Is Your Anxiety Totally Killing Your Relationship


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I’m an anxious person. If I were a stray dog, my temperament would take me so far away from adoption material that the animal shelter employees would probably just pretend I didn’t exist.

When I was in college, my academic adviser and I once bonded a little too strongly over this e-card and the joke that calm people make us even more anxious. Then there was a long silence when we simultaneously realized it wasn’t a joke.

Whereas calm people can date calm people and anxious people can date calm people (they’re kind of like the Type O of monogamy), under no circumstances can anxious people date other anxious people. It takes a calm person to neutralize an anxious person, and it takes a very specific type of person to neutralize me.

I used to pick the most inane fights with my boyfriend. I’m neurotic, high-strung, prone to overreacting, very into hypothetical scenarios, and kind of an undocumented Freudian case study, so this should come as a surprise to absolutely no one. We’ve been together for eight years, and more relevantly, I’m me, so we kind of have our own relationship Rule 34: If it exists, we’ve fought about it. Or rather, I’ve insisted that we fight about it and he’s more or less patiently waited for me to get it together and stop being such a drag.

Whenever we were in the heat of an argument, I would be entirely convinced that everything I spoke was of the utmost truth and wisdom. I was also convinced that he was always wrong, which was logical, as I was obviously right or I wouldn’t have started fighting in the first place. Duh.

After a few years of this (I’m a late bloomer), I took some time to reflect on our relationship. During this time, a flood of fights came back to me, and I struggled to think of a single one that involved any initiation at all on his part. There were none. This isn’t to say he’s never done anything to legitimately upset me or that he sat silently on the couch while I berated him, but he has never started an argument with me, provoked me, or gotten mad at me about something that didn’t warrant some degree of anger. I can’t say the same for myself. Like, not even a little bit.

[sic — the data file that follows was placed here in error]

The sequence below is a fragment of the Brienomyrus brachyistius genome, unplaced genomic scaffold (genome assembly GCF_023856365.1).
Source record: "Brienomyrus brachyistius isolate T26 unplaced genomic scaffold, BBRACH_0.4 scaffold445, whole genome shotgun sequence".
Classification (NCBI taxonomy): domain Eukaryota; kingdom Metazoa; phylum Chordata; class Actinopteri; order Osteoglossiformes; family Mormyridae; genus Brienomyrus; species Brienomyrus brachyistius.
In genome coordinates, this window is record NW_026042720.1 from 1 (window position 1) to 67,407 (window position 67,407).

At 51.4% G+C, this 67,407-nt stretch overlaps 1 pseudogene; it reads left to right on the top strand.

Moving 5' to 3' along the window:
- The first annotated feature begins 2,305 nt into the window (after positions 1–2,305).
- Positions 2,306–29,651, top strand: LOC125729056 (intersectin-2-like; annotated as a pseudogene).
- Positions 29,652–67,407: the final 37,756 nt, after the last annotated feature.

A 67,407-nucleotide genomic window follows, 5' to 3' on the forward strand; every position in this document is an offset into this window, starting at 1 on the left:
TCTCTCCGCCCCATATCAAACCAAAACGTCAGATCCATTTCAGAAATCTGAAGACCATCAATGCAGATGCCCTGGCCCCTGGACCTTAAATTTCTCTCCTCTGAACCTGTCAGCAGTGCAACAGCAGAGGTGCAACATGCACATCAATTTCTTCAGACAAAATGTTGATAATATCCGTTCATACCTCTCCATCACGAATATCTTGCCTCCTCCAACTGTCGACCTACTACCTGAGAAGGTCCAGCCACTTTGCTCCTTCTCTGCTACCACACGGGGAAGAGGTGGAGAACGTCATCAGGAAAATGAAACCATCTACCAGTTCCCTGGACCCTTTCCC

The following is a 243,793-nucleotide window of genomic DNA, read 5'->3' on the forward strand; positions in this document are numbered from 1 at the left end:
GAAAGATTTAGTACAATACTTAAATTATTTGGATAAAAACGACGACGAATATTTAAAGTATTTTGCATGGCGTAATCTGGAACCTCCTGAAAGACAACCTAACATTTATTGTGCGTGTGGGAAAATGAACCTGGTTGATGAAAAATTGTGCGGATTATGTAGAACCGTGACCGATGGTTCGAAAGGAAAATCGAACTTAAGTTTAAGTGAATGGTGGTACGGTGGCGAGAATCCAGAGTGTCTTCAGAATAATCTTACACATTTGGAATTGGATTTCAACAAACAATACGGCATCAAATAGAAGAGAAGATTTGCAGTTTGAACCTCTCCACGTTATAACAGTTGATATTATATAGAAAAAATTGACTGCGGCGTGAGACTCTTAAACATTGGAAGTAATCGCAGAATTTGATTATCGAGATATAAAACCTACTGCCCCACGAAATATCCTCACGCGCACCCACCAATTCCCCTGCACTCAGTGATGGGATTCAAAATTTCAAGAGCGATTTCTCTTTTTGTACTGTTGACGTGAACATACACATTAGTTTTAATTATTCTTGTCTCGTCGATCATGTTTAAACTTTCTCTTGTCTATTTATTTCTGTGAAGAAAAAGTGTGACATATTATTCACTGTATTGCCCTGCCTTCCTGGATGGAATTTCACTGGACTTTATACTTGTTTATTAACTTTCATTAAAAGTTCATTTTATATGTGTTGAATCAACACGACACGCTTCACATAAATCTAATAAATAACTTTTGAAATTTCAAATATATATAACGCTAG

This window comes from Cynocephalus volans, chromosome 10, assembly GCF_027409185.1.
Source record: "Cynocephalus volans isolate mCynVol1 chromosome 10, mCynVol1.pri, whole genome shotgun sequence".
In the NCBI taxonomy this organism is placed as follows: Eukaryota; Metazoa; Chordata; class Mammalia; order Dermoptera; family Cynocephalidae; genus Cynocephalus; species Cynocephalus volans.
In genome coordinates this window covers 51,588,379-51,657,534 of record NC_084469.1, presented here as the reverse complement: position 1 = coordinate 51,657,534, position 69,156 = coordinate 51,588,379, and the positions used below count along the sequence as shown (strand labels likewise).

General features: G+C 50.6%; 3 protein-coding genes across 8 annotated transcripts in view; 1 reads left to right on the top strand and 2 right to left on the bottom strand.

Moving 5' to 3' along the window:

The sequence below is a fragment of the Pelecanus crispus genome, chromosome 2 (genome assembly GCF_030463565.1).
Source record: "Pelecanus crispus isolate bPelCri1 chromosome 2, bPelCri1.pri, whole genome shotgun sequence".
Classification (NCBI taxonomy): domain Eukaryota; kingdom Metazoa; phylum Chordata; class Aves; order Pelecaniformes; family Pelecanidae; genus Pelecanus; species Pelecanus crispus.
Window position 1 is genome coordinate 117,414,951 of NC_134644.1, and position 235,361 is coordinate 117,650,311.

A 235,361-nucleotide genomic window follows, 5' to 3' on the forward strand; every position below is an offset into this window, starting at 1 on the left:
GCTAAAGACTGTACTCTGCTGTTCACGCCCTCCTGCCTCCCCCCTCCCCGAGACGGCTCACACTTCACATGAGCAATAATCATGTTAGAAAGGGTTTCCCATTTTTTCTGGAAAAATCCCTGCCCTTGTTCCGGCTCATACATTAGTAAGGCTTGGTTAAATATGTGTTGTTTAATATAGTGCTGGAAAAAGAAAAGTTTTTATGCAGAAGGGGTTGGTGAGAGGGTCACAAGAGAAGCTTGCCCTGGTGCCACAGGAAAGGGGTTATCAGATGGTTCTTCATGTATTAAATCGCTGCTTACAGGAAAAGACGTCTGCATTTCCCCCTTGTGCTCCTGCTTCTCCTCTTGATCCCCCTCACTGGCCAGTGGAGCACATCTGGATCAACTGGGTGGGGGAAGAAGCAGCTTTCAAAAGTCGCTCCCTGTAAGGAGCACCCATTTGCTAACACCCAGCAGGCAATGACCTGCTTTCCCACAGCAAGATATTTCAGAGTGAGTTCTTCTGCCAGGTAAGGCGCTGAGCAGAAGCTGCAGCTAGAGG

While these fights were typically meaningless bickering and of no real consequence, they were all so unnecessary because I was being so unnecessary. I wasn’t right. I was the problem.

If any of this sounds embarrassingly familiar, here’s what you need to do before you open your mouth and ruin a perfectly good camping trip or dinner or day or night or week (I’m really sorry about all of those, by the way):

1. First of all, figure out if whatever is on your mind is going to bother you a few days from now. If it’s not, stop. Just stop.

2. Ask yourself what you’re going to get out of this. Peace of mind? An honest answer? A solution? Or are you talk in circles for an hour trying to make an issue out of something that isn’t an issue?

3. If you’re still not sure, get a second opinion. Friends are just therapists who actually like you. They want to be on your side. When they’re not, you’ve probably messed up.

That’s it. These three little things that I imagine the rest of the world is already in on have set me free. And instead of spending my days making him listen to my unwarranted anxiety, we have so much more free time to do the things that really matter. For instance, tonight when he gets home from work, we’re going to watch Keeping Up With the Kardashians.

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